Thanks for that report.Is Jim Davis related to Corwin?
I found this article from Kentucky State U.,listing a lot of older varieties,on up to some of Peterson’s.bb
Thanks for that report.Is Jim Davis related to Corwin?
Jim Davis is the one who runs Deep Run Pawpaw Orchard in Maryland and is I believe friends with Neal (links on Neal’s website) and has supplied a lot of fruit for the Pawpaw festival in years past. No idea if he is related.
I like this article because it sorts some of the cultivars based on genetic proximity. I grafted a couple of these unnamed KYSU selections. Hoping to try them in the coming years.
Thank you for your tasting report! If you had to pick a favorite…?
There are two unnamed seedlings here which are suspected Shenandoah x Allegheny crosses. Names are still being decided.
Lighter flavor (relative to Susquehanna). Both are fruity, but not as strong as Allegheny, with a tad more complex flavor than Shenandoah, no aftertaste. I probably enjoy those two the most. If I had to pick named cultivars, Shenandoah, Allegheny and Mango in no particular order.
Also, does anyone have any tips on mailing pawpaws? Do you guys ship still slightly hard pawpaws?
Individual bubble wrap? Layering packing material and pawpaws like lasagna? I just mailed like 4 pounds about 500 km/300mi away. Hope they hold up.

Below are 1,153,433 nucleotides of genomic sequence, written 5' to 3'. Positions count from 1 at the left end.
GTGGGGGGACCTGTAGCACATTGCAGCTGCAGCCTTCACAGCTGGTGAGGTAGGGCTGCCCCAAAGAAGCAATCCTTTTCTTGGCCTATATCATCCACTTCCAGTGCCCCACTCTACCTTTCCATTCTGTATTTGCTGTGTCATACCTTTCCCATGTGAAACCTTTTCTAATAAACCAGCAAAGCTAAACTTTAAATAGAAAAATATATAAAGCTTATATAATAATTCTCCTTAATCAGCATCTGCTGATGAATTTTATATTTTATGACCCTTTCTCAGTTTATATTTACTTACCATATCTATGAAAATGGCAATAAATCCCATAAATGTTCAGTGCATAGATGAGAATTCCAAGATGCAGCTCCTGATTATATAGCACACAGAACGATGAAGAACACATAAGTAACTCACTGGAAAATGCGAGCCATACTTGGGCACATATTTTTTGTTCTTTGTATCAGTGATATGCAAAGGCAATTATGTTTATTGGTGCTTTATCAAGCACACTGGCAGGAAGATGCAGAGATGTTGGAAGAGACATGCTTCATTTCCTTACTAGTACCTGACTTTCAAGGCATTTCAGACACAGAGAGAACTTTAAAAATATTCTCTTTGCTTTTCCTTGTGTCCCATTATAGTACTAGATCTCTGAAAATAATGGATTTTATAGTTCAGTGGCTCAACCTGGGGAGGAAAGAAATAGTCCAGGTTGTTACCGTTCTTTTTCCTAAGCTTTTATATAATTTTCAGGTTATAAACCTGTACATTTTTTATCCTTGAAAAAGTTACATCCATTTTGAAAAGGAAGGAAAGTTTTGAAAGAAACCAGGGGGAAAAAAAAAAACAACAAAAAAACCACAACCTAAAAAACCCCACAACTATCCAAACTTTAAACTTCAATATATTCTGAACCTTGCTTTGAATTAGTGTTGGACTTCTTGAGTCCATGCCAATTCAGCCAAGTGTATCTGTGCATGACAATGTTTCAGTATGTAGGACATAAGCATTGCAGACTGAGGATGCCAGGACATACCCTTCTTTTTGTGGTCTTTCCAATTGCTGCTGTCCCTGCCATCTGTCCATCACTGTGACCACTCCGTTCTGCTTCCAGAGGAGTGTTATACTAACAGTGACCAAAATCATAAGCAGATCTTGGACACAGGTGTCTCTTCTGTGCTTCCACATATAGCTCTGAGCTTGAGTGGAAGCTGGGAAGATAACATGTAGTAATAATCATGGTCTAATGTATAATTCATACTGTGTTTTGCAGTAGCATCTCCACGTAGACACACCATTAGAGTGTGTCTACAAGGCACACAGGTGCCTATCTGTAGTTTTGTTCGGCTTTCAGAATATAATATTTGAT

I’ve tasted about 10 different named varieties, probably about 6-8 together at one tasting, and although I feel like I’m fairly discerning (but not especially picky) with differences in varieties of other fruits, I’m like your neighbor that thinks there really isn’t much difference between selected/names varieties of pawpaws. (I have eaten some wild pawpaws that are very much inferior in taste, as well as some wild pawpaws that are quite good in taste but all smaller.) The difference I notice between selected varieties of pawpaws is size and seediness, so the best pawpaw for me seems to be the biggest pawpaw with the fewest seeds.
KSU Chappelle- Eager to taste it as Cliff England (nurseryman, friend of Jerry Lehman’s) raves about it.
I bench grafted a Prima 1216 last year and is seems to have survived and done well this year (still in a container). However according to peacefulheritage.com, it ripens very late. They recommend not even trying it in the northern end of paw paw regions. Bummer. I’m not interested in pushing the ripening window at all. Does anyone have an experience with this variety? If I can’t confirm that it will ripen in time in Ohio, I’ll probably sell it or trade it. It is in a tall Stewie pot right now. I got the scionwood from someone on the North American Scion Exchange facebook page.
I have the asimina web worms here.
I control them on most little trees by hand pulling and smashing .
They can cause a lot of damage on young trees , so need control.
I have several trees that are out of reach for hand pulling them off.
And the worms mostly feed on the top ends of shoots.
So some are out of reach, and I never got around to pulling them out.
Looking at the trees now, I think the web worms just summer pruned the tree tops for me, where I could not reach, twigs I would have wanted to cut anyway just to keep the tree short enough to reach fruit by hand. It looks kind of bad, dead shoots on the top of big trees, but the percentage of damage on a big tree is insignificant overall.
So I am feeling better about being to lazy to cut them out !
Same. I’m fairly picky about flavors.